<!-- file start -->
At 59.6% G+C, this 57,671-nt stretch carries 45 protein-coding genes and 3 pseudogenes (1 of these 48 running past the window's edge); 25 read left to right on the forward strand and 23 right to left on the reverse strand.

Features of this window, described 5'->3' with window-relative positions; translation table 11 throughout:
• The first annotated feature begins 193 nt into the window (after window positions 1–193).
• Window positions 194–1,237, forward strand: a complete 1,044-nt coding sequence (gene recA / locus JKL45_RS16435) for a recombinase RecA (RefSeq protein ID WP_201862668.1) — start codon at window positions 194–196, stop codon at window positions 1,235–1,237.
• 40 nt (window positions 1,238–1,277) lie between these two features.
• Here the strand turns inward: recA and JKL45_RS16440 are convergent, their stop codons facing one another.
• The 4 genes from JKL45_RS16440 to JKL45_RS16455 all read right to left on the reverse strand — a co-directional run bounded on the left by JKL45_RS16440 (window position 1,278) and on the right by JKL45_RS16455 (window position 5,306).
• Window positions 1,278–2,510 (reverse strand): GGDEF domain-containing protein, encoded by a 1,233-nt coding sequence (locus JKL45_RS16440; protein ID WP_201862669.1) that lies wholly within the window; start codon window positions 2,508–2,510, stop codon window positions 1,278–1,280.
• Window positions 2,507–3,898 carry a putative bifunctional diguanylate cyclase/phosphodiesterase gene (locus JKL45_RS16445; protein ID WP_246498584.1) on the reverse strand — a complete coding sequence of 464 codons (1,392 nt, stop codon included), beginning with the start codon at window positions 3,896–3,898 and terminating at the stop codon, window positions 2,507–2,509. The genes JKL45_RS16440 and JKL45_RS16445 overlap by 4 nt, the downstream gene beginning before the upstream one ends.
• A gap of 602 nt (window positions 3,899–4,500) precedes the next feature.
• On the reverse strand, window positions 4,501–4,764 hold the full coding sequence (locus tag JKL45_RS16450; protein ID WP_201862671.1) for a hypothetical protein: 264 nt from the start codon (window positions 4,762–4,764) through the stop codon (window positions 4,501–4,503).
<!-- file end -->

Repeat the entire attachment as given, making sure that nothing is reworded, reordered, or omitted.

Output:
At 59.6% G+C, this 57,671-nt stretch carries 45 protein-coding genes and 3 pseudogenes (1 of these 48 running past the window's edge); 25 read left to right on the forward strand and 23 right to left on the reverse strand.

Features of this window, described 5'->3' with window-relative positions; translation table 11 throughout:
• The first annotated feature begins 193 nt into the window (after window positions 1–193).
• Window positions 194–1,237, forward strand: a complete 1,044-nt coding sequence (gene recA / locus JKL45_RS16435) for a recombinase RecA (RefSeq protein ID WP_201862668.1) — start codon at window positions 194–196, stop codon at window positions 1,235–1,237.
• 40 nt (window positions 1,238–1,277) lie between these two features.
• Here the strand turns inward: recA and JKL45_RS16440 are convergent, their stop codons facing one another.
• The 4 genes from JKL45_RS16440 to JKL45_RS16455 all read right to left on the reverse strand — a co-directional run bounded on the left by JKL45_RS16440 (window position 1,278) and on the right by JKL45_RS16455 (window position 5,306).
• Window positions 1,278–2,510 (reverse strand): GGDEF domain-containing protein, encoded by a 1,233-nt coding sequence (locus JKL45_RS16440; protein ID WP_201862669.1) that lies wholly within the window; start codon window positions 2,508–2,510, stop codon window positions 1,278–1,280.
• Window positions 2,507–3,898 carry a putative bifunctional diguanylate cyclase/phosphodiesterase gene (locus JKL45_RS16445; protein ID WP_246498584.1) on the reverse strand — a complete coding sequence of 464 codons (1,392 nt, stop codon included), beginning with the start codon at window positions 3,896–3,898 and terminating at the stop codon, window positions 2,507–2,509. The genes JKL45_RS16440 and JKL45_RS16445 overlap by 4 nt, the downstream gene beginning before the upstream one ends.
• A gap of 602 nt (window positions 3,899–4,500) precedes the next feature.
• On the reverse strand, window positions 4,501–4,764 hold the full coding sequence (locus tag JKL45_RS16450; protein ID WP_201862671.1) for a hypothetical protein: 264 nt from the start codon (window positions 4,762–4,764) through the stop codon (window positions 4,501–4,503).